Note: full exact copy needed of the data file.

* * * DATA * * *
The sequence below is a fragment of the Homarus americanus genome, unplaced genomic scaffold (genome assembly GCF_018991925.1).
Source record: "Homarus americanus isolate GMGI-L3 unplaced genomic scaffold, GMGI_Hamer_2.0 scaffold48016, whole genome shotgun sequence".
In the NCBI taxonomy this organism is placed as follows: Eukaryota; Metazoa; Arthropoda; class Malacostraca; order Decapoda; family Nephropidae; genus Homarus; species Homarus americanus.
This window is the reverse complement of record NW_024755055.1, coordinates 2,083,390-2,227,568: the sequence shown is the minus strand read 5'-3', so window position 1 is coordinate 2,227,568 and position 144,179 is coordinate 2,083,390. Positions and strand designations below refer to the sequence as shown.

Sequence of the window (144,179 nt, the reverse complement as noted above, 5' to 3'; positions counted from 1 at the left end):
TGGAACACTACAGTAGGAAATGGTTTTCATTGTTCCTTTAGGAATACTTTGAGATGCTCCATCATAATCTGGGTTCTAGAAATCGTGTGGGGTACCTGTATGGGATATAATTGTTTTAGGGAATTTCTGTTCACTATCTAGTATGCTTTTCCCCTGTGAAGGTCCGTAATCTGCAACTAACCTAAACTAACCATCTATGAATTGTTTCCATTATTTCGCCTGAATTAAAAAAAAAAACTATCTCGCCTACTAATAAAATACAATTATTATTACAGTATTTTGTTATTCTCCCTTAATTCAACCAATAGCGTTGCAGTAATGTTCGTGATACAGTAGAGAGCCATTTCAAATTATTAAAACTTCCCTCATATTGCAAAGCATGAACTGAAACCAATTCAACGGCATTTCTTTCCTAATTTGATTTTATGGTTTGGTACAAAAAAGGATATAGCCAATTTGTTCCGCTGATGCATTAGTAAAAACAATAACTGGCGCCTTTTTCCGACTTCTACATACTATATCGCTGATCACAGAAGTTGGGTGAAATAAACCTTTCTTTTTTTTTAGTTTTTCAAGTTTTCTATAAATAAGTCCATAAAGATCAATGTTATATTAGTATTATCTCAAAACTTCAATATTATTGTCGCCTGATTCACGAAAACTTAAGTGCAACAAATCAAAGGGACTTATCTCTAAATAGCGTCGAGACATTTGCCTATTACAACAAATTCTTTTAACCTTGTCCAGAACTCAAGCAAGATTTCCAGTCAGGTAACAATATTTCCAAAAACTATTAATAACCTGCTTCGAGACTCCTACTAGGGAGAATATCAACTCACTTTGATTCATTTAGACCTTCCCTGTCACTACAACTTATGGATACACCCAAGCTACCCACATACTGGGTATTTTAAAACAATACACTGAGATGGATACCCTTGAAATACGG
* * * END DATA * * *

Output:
The sequence below is a fragment of the Homarus americanus genome, unplaced genomic scaffold (genome assembly GCF_018991925.1).
Source record: "Homarus americanus isolate GMGI-L3 unplaced genomic scaffold, GMGI_Hamer_2.0 scaffold48016, whole genome shotgun sequence".
In the NCBI taxonomy this organism is placed as follows: Eukaryota; Metazoa; Arthropoda; class Malacostraca; order Decapoda; family Nephropidae; genus Homarus; species Homarus americanus.
This window is the reverse complement of record NW_024755055.1, coordinates 2,083,390-2,227,568: the sequence shown is the minus strand read 5'-3', so window position 1 is coordinate 2,227,568 and position 144,179 is coordinate 2,083,390. Positions and strand designations below refer to the sequence as shown.

Sequence of the window (144,179 nt, the reverse complement as noted above, 5' to 3'; positions counted from 1 at the left end):
TGGAACACTACAGTAGGAAATGGTTTTCATTGTTCCTTTAGGAATACTTTGAGATGCTCCATCATAATCTGGGTTCTAGAAATCGTGTGGGGTACCTGTATGGGATATAATTGTTTTAGGGAATTTCTGTTCACTATCTAGTATGCTTTTCCCCTGTGAAGGTCCGTAATCTGCAACTAACCTAAACTAACCATCTATGAATTGTTTCCATTATTTCGCCTGAATTAAAAAAAAAAACTATCTCGCCTACTAATAAAATACAATTATTATTACAGTATTTTGTTATTCTCCCTTAATTCAACCAATAGCGTTGCAGTAATGTTCGTGATACAGTAGAGAGCCATTTCAAATTATTAAAACTTCCCTCATATTGCAAAGCATGAACTGAAACCAATTCAACGGCATTTCTTTCCTAATTTGATTTTATGGTTTGGTACAAAAAAGGATATAGCCAATTTGTTCCGCTGATGCATTAGTAAAAACAATAACTGGCGCCTTTTTCCGACTTCTACATACTATATCGCTGATCACAGAAGTTGGGTGAAATAAACCTTTCTTTTTTTTTAGTTTTTCAAGTTTTCTATAAATAAGTCCATAAAGATCAATGTTATATTAGTATTATCTCAAAACTTCAATATTATTGTCGCCTGATTCACGAAAACTTAAGTGCAACAAATCAAAGGGACTTATCTCTAAATAGCGTCGAGACATTTGCCTATTACAACAAATTCTTTTAACCTTGTCCAGAACTCAAGCAAGATTTCCAGTCAGGTAACAATATTTCCAAAAACTATTAATAACCTGCTTCGAGACTCCTACTAGGGAGAATATCAACTCACTTTGATTCATTTAGACCTTCCCTGTCACTACAACTTATGGATACACCCAAGCTACCCACATACTGGGTATTTTAAAACAATACACTGAGATGGATACCCTTGAAATACGG